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How to Become an Investing Adult


The vast majority of investors never actually reach "adulthood." To do so is a process you must go through if you wish to meet your financial goals.

William Bernstein, MD, recently came out with a series of short booklets he calls Investing for Adults. While it might sound pretentious, the truth is that the vast majority of investors never actually reach “adulthood” as defined by Bernstein. The analogy is easily explained.

My children worry and complain about many things that don’t bother me in the least. They have a short-term perspective caused by their lack of experience in life. They lack patience and their behavior is often motivated by their emotions, such as fear and greed. Their ability to use logic is limited, and, at times, apparently non-existent. They have little knowledge, understanding, or appreciation for history.

As an adult, I have learned patience, sometimes in the school of hard knocks, and am better able to guide my decisions using logic and the guideposts of history.

Children go to school for a reason

There is a certain amount of financial knowledge that must be mastered in order to grow from an “investing child” into an “investing adult.” This includes basic mathematical concepts such as compound interest and the future value of money.

It also includes understanding the basics of the tax code, retirement accounts and financial products such as stocks, bonds, mutual funds and insurance products. It also includes understanding the importance of minimizing investment expenses, avoiding active management risks and diversifying a portfolio broadly.

Investing “children” worry about the wrong risks

The biggest problem with being a child when it comes to investing is that you spend all your time worrying about the wrong risks.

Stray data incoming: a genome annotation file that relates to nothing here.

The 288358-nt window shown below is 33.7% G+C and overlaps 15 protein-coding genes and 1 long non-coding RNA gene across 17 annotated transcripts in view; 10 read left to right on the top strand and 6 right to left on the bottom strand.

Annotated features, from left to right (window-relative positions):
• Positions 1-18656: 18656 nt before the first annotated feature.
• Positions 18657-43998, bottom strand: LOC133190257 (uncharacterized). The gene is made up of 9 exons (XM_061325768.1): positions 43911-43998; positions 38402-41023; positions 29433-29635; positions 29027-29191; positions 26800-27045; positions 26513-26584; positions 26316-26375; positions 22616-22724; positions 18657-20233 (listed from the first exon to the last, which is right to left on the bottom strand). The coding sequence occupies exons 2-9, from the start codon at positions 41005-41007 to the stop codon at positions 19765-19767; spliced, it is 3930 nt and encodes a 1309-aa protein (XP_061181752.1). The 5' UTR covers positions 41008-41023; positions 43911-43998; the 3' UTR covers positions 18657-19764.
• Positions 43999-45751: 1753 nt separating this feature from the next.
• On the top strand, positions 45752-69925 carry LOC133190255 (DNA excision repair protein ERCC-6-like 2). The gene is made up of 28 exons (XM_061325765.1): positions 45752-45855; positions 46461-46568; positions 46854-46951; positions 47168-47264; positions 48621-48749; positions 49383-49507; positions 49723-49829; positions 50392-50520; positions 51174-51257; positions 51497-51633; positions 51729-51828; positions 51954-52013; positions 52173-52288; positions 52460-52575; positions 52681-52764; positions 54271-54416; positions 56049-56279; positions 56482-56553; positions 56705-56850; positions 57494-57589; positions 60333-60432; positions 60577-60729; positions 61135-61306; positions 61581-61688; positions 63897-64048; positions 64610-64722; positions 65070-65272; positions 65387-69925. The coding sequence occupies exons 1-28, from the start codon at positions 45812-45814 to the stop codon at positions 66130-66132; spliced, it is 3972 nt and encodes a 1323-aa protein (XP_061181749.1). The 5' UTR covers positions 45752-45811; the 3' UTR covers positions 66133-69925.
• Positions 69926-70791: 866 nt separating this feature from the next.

In order to more easily study financial history and investing in the pre-computing age, academics were forced to use simplified models that generally equated investment risk with volatility. The problem with doing this is that, in the words of Bernstein, volatility is a “shallow” risk. It is not a risk that investing adults worry about.

Just like adults don’t care what the other people on the bus think about their shoes, they also don’t care that their long-term investments can be very volatile in the short term.

Personal risks

There are essentially three categories of risk that investing adults deal with. The first is best described as personal risks. This includes dying, becoming disabled, acquiring an illness or injury that is expensive to treat, or becoming legally liable for physical or financial damage to another person.

Investing adults don’t spend a lot of time worrying about these risks because they are easily dealt with by purchasing appropriate life, disability, health, malpractice and personal liability insurance policies.

How to deal with shallow risks, on the next page.

How adults deal with shallow risk

The second category of risk adults deal with is shallow risk, which most investors think about when they reflect on the stock market. This is the risk that comes from the fact that the prices of assets, such as stocks, bonds, or real estate, can fall precipitously causing a very real loss of hard-earned savings.

Shallow risk may cause an investing adult some heartburn or even a few sleepless nights, but it shouldn’t cause any serious financial damage. The reason why is that shallow risk is a temporary risk. The real risk here is that an investor will buy high and sell low in response to a market downturn. If the investor has sufficient discipline and liquidity to ride it out, he’ll be okay in the end. This is easily demonstrated by looking at history. Even in the Great Depression or the recent global financial crisis disciplined investors who stayed the course were rewarded in the end.

An investing adult protects himself against shallow risk quite easily. First, he develops the discipline to stay the course and an understanding of his risk tolerance by “practicing” during the downturns that show up while he is young and his portfolio is small. Second, he diversifies his portfolio widely. Even if a few companies go bankrupt or a few companies or governments default on their bonds, the investor won’t feel a significant loss.